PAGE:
Bobby’s arrest is more a disappointment than it is a surprise. In “Hot N—,” the song that launched his now-stalled career this summer, Bobby raps that he’s “been selling crack since like the fifth grade.” It’s either a hyperbolic boast, a casual statement of fact, or both. The song quickly became a viral hit, accelerated by six-second Vine clips mashing up a clip of his now-famous “shmoney dance” with unlikely songs. Pushed by the Internet, it reached radio and club DJs and peaked at No. 8 on the Billboard charts. Within a few summer weeks, “Hot N—” had become an inescapable pop-culture phenomenon and Bobby landed a major record deal.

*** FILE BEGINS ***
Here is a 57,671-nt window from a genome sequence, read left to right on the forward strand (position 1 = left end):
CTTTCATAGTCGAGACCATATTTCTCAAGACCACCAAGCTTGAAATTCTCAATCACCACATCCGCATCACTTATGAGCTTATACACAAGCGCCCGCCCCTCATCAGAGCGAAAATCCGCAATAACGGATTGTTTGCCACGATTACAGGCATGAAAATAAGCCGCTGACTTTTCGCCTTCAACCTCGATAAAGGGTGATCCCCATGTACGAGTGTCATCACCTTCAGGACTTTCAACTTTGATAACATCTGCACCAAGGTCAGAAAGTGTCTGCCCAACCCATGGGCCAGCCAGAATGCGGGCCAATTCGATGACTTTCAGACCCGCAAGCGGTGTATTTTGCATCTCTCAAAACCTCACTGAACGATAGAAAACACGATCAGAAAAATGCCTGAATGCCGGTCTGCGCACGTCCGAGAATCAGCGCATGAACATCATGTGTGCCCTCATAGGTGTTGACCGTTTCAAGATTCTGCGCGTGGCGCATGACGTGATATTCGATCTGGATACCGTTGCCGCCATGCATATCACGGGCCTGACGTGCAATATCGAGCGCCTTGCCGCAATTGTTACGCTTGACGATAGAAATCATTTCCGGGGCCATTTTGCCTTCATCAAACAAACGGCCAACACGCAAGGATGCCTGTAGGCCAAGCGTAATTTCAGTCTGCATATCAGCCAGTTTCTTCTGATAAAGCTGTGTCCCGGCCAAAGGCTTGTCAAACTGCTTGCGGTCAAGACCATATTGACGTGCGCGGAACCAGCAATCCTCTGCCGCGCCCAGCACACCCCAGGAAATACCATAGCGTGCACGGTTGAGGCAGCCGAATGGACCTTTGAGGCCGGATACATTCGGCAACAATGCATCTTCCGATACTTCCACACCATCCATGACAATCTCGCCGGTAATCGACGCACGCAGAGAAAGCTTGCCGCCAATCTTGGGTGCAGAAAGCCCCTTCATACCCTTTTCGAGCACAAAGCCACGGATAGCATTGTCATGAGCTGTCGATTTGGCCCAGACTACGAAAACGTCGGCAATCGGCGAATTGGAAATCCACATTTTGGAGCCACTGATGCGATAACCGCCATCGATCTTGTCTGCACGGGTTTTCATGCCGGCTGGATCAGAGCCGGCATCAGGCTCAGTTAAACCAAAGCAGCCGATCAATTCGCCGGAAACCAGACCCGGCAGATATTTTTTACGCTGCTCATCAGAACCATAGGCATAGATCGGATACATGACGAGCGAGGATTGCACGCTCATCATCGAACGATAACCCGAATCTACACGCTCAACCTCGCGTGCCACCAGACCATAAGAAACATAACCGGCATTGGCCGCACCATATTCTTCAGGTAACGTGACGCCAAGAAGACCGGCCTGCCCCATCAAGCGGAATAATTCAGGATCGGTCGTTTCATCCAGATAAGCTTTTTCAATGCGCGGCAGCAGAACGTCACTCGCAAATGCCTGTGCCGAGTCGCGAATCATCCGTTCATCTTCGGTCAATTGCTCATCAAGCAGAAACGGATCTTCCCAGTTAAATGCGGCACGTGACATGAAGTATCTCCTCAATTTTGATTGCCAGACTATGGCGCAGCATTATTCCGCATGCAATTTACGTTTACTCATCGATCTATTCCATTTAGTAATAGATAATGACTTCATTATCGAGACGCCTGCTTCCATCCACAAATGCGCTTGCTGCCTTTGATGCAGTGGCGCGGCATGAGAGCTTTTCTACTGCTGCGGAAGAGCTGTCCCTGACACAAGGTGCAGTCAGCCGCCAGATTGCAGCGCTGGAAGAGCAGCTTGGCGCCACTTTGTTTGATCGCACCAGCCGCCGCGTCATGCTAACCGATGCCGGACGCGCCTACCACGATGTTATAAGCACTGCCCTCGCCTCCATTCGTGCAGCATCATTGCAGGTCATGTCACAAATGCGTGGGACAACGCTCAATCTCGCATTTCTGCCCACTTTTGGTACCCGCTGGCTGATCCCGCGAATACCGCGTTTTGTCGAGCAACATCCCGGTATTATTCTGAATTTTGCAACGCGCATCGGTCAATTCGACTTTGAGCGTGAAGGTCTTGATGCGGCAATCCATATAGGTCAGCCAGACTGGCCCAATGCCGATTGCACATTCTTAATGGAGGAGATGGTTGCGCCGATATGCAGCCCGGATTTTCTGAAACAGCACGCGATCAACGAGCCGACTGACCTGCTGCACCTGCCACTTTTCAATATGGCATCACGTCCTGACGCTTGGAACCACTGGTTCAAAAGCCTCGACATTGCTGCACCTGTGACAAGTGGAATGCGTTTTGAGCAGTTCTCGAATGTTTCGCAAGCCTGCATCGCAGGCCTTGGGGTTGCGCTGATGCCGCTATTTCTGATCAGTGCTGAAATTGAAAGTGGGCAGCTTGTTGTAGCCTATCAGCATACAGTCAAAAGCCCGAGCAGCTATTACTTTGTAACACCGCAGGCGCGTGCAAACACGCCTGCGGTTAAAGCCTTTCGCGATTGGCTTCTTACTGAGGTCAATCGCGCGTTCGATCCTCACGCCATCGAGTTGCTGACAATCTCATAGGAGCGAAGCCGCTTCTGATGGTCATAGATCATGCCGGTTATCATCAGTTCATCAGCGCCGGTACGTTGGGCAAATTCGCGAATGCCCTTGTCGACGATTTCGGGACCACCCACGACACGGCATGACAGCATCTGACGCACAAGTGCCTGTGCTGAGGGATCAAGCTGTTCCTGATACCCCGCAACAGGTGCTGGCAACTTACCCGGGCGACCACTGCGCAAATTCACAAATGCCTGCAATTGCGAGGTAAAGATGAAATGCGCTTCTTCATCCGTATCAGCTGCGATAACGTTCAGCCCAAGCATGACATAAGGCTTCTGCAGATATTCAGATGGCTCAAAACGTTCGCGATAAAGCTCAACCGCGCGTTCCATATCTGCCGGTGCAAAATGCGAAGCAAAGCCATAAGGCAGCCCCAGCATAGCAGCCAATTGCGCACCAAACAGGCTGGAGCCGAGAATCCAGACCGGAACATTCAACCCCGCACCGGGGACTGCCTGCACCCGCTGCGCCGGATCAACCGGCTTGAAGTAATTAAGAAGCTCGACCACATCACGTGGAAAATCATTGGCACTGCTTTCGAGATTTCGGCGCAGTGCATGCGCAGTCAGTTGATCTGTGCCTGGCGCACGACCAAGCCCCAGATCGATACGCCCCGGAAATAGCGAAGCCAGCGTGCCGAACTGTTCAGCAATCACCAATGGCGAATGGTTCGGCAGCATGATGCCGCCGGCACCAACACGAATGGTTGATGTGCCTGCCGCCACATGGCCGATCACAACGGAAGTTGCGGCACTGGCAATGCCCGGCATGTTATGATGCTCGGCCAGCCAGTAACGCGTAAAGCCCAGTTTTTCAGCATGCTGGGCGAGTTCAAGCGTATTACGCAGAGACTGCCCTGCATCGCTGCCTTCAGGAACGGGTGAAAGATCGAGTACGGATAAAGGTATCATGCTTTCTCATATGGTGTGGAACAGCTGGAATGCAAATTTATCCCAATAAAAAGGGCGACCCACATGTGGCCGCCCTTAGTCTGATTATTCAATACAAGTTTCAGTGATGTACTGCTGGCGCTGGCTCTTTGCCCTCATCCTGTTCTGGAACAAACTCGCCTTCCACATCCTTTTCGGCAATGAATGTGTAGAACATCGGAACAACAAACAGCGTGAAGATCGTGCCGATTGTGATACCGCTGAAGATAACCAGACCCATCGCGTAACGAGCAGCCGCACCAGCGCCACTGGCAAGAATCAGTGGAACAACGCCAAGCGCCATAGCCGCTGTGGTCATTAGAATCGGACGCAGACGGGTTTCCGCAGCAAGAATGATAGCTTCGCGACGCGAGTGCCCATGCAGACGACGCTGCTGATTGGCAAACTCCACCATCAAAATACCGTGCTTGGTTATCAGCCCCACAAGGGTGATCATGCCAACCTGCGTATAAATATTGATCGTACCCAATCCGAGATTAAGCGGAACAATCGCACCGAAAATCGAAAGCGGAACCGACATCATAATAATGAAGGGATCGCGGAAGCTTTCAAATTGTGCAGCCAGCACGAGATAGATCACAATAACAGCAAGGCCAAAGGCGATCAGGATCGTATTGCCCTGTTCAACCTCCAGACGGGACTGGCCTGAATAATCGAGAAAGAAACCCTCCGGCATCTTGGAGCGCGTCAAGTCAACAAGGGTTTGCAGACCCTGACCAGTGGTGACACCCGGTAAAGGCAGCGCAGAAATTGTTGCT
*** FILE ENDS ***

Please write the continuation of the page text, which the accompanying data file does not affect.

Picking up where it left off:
Still, his street involvement was no secret—he acknowledged in interviews that his music was a representation of his corner of East Flatbush, which he described as full of gangsters. Despite all the gun talk in “Hot N—,” everyone wanted a piece of him and his magic. Night after night, we threw up fake gun fingers in the club, benefiting from the misery that spawned the song, without having to reckon with how it came to be that a fifth grader could be working a corner.
The primary question of Bobby’s brief career so far has been whether he will last. Was “Hot N—” just a one-off hit? Did he get lucky? Does he have any real talent that will propel him further? Is his record deal with Epic the beginning of a sustainable career, or just a symptom of an opportunistic industry ready to latch on to a potential money-maker?